by Mike Roberts, Church Historian
Our current minister, The Reverend Bill Gupton, is now the longest standing minister in the history of the congregation. However, a minister from the middle of the 19th century may have had the longest association with the First Universalist Society of Cincinnati. His name was Isaac Dowd Williamson.
Williamson was born on April 4, 1807 in Pomfret, Vermont. His parents were Ransom Williamson and Jerusha Miller. He trained for the trade of clothier but while working in the local mills was drawn to be a minister when he read some of the works of Hosea Ballou. This led to his eventual ordination as a Universalist minister at Townsend, Vermont on September 10,1829.
Before his tenure in Cincinnati, Williamson ministered to churches in Langdon and Jeffrey, New Hampshire; Albany and Poughkeepsie, New York; Baltimore; New York City; Philadelphia; Mobile, Alabama; Memphis, Tennessee; Charleston, South Carolina; and, Lowell, Massachusetts. Some of Reverend Williamson’s pastorates were temporary as he suffered from a very severe form of asthma and long-term commitments to the pulpit were difficult for him. Also, periodically, doctors recommended that Williamson make sojourns into the South for the sake of his health. These Southern trips were to have a profound effect on his view of slavery and abolition. Eventually, Williamson settled in Cincinnati in the late 1840’s. During his early years in the city, he joined the First Society Church and helped edit and wrote for the Star in the West, the local Universalist newspaper. Williamson also served as a stand-in for Reverend Abel Thomas during his leave of absence due to illness in 1846.
In 1854, Williamson was hired to serve as our full-time minister, thus bringing a familiar face to the pulpit for the First Society. One of his first duties was preaching the dedication ceremony at the new Plum Street church on September 24, 1854. He remained committed to the pulpit as his health allowed but there was frequent mention of leaves granted to him to escape the city and relieve his asthma issues. During these absences, local ministers were hired at a daily rate to preach the Sunday sermon. One issue resolved during his tenure was to adopt the practice of celebrating the Eucharist every first Sunday of March, June, September and December at a 3 p.m. ceremony.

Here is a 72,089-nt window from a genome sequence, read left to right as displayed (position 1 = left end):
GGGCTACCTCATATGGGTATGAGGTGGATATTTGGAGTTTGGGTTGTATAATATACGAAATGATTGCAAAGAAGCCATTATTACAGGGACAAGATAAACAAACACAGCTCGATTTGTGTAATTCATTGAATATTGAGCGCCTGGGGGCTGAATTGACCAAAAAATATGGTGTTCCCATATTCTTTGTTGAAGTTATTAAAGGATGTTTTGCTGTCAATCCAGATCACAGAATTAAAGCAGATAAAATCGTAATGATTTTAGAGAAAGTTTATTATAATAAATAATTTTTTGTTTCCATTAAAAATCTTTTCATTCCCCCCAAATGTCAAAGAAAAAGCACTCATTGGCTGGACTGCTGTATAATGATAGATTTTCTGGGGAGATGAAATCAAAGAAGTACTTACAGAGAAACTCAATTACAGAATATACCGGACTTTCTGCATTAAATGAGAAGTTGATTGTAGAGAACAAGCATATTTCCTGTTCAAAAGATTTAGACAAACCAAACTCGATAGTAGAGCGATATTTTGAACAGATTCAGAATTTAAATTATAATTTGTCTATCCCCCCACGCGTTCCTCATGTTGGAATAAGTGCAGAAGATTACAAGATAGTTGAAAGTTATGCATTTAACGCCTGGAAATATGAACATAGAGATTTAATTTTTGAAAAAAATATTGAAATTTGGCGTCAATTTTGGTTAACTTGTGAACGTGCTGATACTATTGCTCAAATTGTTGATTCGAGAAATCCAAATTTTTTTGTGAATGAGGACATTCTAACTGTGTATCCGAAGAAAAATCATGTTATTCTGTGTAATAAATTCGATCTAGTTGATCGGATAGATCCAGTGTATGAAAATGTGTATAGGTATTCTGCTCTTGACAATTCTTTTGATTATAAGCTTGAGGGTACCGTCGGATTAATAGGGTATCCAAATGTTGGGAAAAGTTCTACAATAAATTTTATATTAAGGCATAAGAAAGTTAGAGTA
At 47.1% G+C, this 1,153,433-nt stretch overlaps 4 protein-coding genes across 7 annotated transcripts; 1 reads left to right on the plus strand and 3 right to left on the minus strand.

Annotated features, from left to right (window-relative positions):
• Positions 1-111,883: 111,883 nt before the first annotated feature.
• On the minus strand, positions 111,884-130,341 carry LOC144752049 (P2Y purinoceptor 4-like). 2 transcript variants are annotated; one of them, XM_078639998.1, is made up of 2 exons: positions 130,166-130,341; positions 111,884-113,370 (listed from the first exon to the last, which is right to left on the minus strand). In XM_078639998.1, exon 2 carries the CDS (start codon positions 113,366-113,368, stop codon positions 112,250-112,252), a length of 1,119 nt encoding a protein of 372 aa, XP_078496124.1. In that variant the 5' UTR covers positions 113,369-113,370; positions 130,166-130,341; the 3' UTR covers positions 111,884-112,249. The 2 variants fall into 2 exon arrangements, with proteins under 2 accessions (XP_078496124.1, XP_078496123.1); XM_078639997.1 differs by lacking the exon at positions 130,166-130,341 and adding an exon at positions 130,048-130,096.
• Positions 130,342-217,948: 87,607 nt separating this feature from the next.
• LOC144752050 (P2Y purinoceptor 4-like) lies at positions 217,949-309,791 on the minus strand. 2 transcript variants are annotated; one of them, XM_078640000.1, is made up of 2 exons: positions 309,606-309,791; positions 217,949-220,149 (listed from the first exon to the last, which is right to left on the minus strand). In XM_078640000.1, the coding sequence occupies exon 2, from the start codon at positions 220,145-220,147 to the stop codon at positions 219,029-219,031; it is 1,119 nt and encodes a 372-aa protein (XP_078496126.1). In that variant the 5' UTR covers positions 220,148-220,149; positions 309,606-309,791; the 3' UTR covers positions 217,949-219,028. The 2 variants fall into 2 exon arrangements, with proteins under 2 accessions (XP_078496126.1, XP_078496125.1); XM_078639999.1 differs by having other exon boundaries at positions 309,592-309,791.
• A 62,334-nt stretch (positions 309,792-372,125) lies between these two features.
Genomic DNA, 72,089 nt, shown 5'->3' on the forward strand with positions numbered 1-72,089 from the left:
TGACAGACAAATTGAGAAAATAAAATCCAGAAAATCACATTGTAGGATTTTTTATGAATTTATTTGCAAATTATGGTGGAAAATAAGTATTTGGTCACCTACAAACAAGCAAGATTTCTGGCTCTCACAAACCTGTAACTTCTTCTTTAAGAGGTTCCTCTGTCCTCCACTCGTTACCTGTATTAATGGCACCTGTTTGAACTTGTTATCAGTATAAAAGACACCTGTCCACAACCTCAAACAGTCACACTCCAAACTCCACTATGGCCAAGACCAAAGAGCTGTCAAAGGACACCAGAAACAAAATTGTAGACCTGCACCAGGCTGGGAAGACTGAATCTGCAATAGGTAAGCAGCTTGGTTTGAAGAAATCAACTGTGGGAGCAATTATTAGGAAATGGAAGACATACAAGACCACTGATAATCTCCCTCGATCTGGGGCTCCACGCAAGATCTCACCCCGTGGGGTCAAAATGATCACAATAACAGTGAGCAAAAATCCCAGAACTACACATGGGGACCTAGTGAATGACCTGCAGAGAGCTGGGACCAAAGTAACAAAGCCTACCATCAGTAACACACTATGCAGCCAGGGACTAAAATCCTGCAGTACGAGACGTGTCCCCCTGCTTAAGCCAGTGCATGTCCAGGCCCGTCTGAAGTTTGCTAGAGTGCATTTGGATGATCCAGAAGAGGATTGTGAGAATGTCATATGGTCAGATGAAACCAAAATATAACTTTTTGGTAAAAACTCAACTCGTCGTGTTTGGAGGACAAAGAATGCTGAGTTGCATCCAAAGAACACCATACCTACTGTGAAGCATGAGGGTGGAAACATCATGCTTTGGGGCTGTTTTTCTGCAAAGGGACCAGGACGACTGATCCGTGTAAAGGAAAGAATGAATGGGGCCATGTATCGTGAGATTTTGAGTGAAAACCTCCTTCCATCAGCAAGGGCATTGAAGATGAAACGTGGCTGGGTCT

Williamson eventually asked for relief from his pastoral duties due to his health. The church was slow to respond but eventually granted his wish and Williamson gave up the pulpit in 1857. While this ended his tenure as minister, it did not end his association with the church. Williamson continued to attend the Cincinnati church regularly and served on its Board of Trustees. As well, he was asked to return a third time after the departure of his replacement, George Flanders. Williamson agreed to serve only as pastor in the delivery of Sunday sermons and was paid per sermon during this period of service. He undertook no other ministerial duties with the church. Even after a new minister was hired, he continued throughout the 1860’s to serve as a substitute upon the absence of the minister and continued as a member until his death.
Throughout his life, Williamson was a prolific writer. His book Endless Misery Examined and Refuted sold over 25,000 copies. His work Philosophy of Universalism was as apt an explanation of the religion as existed in his era. At times he was at odds with other Universalist thinkers. His stance on abolition was one of those points of disagreement. Williamson had very negative thoughts about slavery but also felt that the abolition of slavery and the freeing of slaves was not in the best interests of those slaves. He based much of this feeling on witnessing in Baltimore how poorly freedmen existed. He also expressed the belief that abolitionists often exaggerated the evils of slavery. Despite sometimes being at odds with his co-religionists, Isaacson was at one time selected to chair a national convention called to study the “State of the Church”.
During his long stay in Cincinnati, Williamson became a co-editor and proprietor of the Star in the West and maintained those positions for nearly ten years. During his long tenure with the church, The First Society continually suffered financial difficulties which lasted for decades. These challenges seemed to center on several issues. One was the lack of revenue generated by pew rentals. Another centered around bequests made to the church by a deceased member. In his will, a Mr. Robson left a downtown building to the church. It was supposed to generate funds through rentals but seemed to drain out more money than it took in. Finally, a national economic crash in 1857 added to the financial woes. With a mortgage on a new church building to pay off, there was repeated mention of “financial embarrassment” in the Board of Trustees minutes during these years.
Brother Williamson was also known for playing a major role in the International Order of Odd Fellows. He held many offices in the national organization including that of Grand Chaplain of the United States. One of his duties was to travel to England to meet with members of the organization there. While crossing the Atlantic, Williamson was asked to serve the spiritual needs of the ship and delivered several sermons. Attending these sermons was passenger Washington Irving who declared that he fully agreed with Reverend Williamson’s doctrines and tried to practice them in his own life.
Williamson died of dropsy in Cincinnati on November 26, 1876. His funeral was conducted at the Plum Street church. He was interred at Spring Grove Cemetery.
Williamson married Adeline Guernsey in 1829 and their marriage produced six children, four of whom were still living at his death. One daughter, Orphia, married John S. Cantwell, a highly respected Universalist minister.